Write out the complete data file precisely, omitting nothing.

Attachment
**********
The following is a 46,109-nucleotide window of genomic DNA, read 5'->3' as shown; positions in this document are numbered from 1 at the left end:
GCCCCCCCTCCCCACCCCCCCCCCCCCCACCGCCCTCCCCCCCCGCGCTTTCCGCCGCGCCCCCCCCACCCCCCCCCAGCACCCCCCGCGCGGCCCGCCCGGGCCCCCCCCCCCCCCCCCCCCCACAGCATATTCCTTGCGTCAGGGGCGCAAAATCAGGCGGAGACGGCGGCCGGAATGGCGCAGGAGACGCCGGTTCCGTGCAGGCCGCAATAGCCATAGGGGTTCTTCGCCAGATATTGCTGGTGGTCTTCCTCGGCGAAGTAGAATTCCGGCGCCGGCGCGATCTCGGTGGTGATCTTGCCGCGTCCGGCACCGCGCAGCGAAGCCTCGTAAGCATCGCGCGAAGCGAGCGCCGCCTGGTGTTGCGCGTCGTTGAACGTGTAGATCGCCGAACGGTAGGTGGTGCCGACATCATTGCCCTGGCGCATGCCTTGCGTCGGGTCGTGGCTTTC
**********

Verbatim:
The following is a 46,109-nucleotide window of genomic DNA, read 5'->3' as shown; positions in this document are numbered from 1 at the left end:
GCCCCCCCTCCCCACCCCCCCCCCCCCCACCGCCCTCCCCCCCCGCGCTTTCCGCCGCGCCCCCCCCACCCCCCCCCAGCACCCCCCGCGCGGCCCGCCCGGGCCCCCCCCCCCCCCCCCCCCCACAGCATATTCCTTGCGTCAGGGGCGCAAAATCAGGCGGAGACGGCGGCCGGAATGGCGCAGGAGACGCCGGTTCCGTGCAGGCCGCAATAGCCATAGGGGTTCTTCGCCAGATATTGCTGGTGGTCTTCCTCGGCGAAGTAGAATTCCGGCGCCGGCGCGATCTCGGTGGTGATCTTGCCGCGTCCGGCACCGCGCAGCGAAGCCTCGTAAGCATCGCGCGAAGCGAGCGCCGCCTGGTGTTGCGCGTCGTTGAACGTGTAGATCGCCGAACGGTAGGTGGTGCCGACATCATTGCCCTGGCGCATGCCTTGCGTCGGGTCGTGGCTTTC